Why, in 1984, does O'Brien call Winston the "last man"?

Expert Answers

An illustration of the letter 'A' in a speech bubbles

In George Orwell's 1984, O'Brien calls Winston "the last man" in reference to Winston's rebellious spirit, which O'Brien feels must be subdued. In calling Winston the last man, O'Brien is pointing out that he is an isolated individual in the sea of people who have accepted the Party or given up trying to fight. Winston is a rare person in that he actually sees himself as an individual rather than as an unthinking part of the Party. O'Brien encourages Winston to accept the futility of resisting the Party. Winston believes that the spirit of humanity will eventually overthrow the Party, as masses of people will one day fight back. O'Brien's response is that Winston, by being the last man, is alone in this fight for humanity.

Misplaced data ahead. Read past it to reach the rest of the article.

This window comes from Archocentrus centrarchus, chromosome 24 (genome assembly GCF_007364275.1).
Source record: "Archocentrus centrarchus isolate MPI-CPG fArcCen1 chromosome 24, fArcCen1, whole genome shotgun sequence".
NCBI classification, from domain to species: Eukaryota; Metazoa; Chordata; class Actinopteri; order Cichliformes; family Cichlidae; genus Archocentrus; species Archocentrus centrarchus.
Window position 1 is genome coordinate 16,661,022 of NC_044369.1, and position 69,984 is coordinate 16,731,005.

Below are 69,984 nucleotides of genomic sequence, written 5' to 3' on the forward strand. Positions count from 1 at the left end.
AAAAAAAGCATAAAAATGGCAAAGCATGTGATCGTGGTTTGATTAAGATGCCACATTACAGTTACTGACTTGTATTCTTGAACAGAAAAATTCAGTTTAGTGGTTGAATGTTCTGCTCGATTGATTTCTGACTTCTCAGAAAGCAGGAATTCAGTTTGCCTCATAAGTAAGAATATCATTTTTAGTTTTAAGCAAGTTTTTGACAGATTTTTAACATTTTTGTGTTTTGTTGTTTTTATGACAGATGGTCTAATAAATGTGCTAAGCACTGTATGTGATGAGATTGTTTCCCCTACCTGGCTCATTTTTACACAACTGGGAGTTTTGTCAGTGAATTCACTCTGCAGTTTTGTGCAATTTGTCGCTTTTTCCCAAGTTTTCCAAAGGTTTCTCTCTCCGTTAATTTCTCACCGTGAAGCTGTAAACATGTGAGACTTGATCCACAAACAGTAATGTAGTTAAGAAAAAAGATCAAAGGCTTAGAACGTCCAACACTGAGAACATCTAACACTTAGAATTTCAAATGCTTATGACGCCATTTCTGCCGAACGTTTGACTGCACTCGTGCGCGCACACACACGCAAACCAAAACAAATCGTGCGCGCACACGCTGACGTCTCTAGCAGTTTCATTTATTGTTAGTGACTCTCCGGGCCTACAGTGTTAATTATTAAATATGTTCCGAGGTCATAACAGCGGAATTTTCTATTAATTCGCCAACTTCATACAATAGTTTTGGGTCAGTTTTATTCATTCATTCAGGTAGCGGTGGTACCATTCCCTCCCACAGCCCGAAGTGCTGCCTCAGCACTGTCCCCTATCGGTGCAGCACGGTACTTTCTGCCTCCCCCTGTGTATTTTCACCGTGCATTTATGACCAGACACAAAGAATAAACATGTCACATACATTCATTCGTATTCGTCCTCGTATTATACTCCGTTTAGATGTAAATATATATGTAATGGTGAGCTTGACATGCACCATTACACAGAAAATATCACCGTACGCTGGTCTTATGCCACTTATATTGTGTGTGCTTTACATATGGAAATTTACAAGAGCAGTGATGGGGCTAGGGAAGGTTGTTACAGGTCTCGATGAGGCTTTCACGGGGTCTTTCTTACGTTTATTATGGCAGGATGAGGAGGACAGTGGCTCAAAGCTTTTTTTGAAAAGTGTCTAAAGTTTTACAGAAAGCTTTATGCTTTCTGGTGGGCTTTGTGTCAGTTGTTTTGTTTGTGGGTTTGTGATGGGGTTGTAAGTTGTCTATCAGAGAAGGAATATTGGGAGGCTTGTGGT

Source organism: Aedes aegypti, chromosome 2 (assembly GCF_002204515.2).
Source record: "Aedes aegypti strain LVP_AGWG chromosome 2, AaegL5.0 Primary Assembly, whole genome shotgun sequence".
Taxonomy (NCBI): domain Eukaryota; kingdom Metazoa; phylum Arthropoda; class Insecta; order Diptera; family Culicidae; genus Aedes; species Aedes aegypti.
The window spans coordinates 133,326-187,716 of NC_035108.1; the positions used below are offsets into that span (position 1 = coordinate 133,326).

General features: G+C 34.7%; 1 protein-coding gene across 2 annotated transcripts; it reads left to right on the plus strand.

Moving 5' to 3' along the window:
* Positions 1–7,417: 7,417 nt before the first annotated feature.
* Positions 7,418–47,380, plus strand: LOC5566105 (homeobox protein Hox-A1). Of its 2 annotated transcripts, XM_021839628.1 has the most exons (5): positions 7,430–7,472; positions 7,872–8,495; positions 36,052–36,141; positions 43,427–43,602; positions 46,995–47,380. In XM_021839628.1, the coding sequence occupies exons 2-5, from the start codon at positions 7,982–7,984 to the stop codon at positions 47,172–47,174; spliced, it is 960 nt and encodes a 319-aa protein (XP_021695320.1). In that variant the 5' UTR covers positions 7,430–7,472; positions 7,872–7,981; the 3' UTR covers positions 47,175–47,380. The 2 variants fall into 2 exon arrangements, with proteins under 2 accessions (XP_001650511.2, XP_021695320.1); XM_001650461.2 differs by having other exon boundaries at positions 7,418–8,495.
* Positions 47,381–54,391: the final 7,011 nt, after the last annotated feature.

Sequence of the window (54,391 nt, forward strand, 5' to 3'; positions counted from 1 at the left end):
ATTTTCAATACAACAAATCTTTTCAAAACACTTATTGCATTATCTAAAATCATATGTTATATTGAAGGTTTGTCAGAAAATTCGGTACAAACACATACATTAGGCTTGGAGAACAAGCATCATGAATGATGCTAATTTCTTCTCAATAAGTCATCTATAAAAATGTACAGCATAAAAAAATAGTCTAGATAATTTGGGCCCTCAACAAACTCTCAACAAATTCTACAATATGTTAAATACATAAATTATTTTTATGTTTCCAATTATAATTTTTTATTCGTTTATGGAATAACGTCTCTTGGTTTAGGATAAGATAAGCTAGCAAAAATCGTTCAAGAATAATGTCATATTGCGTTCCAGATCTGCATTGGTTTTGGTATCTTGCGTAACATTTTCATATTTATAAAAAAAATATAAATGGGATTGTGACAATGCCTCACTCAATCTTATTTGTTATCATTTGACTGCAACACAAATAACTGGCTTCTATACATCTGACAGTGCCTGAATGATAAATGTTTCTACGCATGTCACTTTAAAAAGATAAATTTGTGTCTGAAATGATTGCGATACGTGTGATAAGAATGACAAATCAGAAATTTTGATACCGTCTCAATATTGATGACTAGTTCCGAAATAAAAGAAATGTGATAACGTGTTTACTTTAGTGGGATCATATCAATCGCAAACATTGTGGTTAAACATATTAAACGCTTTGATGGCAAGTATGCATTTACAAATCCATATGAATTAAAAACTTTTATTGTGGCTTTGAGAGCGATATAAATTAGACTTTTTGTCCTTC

In a conversation between O'Brien and Winston in part 3, chapter 3 of the novel, Winston tells O'Brien that he considers himself a man and believes that the spirit of man will eventually defeat the Party. O'Brien responds to Winston's comment by saying, "If you are a man,...

(The entire section contains 3 answers and 638 words.)

Unlock This Answer Now

Start your 48-hour free trial to unlock this answer and thousands more. Enjoy eNotes ad-free and cancel anytime.

Start your 48-Hour Free Trial
Approved by eNotes Editorial Team